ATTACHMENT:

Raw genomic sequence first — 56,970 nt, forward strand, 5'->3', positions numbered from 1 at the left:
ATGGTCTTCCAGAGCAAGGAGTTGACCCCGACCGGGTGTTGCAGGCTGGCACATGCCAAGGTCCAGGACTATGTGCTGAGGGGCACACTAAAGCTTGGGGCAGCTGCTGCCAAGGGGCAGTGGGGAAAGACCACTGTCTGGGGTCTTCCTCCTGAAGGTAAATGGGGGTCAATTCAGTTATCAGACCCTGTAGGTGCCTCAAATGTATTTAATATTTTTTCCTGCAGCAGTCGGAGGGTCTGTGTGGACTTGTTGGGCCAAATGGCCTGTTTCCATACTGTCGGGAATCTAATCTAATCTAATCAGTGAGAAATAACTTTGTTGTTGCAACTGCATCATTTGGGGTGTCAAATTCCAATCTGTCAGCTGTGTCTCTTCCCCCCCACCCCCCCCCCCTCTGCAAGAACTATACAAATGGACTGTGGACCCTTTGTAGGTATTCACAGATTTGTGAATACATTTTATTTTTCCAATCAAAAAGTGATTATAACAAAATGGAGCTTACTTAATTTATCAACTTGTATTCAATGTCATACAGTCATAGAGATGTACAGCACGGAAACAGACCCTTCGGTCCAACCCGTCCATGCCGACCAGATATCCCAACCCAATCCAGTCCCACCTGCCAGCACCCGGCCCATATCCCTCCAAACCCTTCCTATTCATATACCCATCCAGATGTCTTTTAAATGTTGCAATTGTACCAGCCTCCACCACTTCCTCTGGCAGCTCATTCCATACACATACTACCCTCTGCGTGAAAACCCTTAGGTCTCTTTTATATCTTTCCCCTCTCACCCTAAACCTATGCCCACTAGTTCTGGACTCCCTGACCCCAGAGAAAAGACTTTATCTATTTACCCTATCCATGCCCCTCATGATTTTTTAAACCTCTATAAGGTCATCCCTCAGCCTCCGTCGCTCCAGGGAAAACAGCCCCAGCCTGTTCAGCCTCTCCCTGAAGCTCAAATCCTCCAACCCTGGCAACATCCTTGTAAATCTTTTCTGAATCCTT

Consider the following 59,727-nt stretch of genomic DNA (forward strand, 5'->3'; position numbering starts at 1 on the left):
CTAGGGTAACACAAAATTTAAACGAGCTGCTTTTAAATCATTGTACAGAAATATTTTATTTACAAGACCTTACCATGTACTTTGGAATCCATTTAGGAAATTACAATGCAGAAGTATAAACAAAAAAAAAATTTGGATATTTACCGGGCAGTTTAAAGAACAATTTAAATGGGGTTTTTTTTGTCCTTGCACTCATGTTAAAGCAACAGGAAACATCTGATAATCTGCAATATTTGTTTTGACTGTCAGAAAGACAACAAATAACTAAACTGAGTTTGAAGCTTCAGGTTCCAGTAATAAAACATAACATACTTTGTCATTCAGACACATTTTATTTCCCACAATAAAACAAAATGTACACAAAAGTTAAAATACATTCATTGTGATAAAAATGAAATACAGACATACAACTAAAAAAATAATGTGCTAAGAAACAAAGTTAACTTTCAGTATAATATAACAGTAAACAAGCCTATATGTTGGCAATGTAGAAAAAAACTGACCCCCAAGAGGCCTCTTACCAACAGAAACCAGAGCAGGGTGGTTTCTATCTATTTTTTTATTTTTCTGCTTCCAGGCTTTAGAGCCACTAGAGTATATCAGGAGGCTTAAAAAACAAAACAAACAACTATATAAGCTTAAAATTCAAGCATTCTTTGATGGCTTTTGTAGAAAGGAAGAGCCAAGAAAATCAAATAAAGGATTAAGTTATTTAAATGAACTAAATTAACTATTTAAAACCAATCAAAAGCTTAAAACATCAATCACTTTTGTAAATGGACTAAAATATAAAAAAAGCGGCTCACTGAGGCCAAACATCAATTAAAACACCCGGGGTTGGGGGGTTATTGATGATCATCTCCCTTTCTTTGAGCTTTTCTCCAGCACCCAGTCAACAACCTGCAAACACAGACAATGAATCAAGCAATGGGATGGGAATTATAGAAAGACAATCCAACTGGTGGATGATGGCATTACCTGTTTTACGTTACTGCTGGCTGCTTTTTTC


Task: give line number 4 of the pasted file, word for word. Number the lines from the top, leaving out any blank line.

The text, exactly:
CTAGGGTAACACAAAATTTAAACGAGCTGCTTTTAAATCATTGTACAGAAATATTTTATTTACAAGACCTTACCATGTACTTTGGAATCCATTTAGGAAATTACAATGCAGAAGTATAAACAAAAAAAAAATTTGGATATTTACCGGGCAGTTTAAAGAACAATTTAAATGGGGTTTTTTTTGTCCTTGCACTCATGTTAAAGCAACAGGAAACATCTGATAATCTGCAATATTTGTTTTGACTGTCAGAAAGACAACAAATAACTAAACTGAGTTTGAAGCTTCAGGTTCCAGTAATAAAACATAACATACTTTGTCATTCAGACACATTTTATTTCCCACAATAAAACAAAATGTACACAAAAGTTAAAATACATTCATTGTGATAAAAATGAAATACAGACATACAACTAAAAAAATAATGTGCTAAGAAACAAAGTTAACTTTCAGTATAATATAACAGTAAACAAGCCTATATGTTGGCAATGTAGAAAAAAACTGACCCCCAAGAGGCCTCTTACCAACAGAAACCAGAGCAGGGTGGTTTCTATCTATTTTTTTATTTTTCTGCTTCCAGGCTTTAGAGCCACTAGAGTATATCAGGAGGCTTAAAAAACAAAACAAACAACTATATAAGCTTAAAATTCAAGCATTCTTTGATGGCTTTTGTAGAAAGGAAGAGCCAAGAAAATCAAATAAAGGATTAAGTTATTTAAATGAACTAAATTAACTATTTAAAACCAATCAAAAGCTTAAAACATCAATCACTTTTGTAAATGGACTAAAATATAAAAAAAGCGGCTCACTGAGGCCAAACATCAATTAAAACACCCGGGGTTGGGGGGTTATTGATGATCATCTCCCTTTCTTTGAGCTTTTCTCCAGCACCCAGTCAACAACCTGCAAACACAGACAATGAATCAAGCAATGGGATGGGAATTATAGAAAGACAATCCAACTGGTGGATGATGGCATTACCTGTTTTACGTTACTGCTGGCTGCTTTTTTC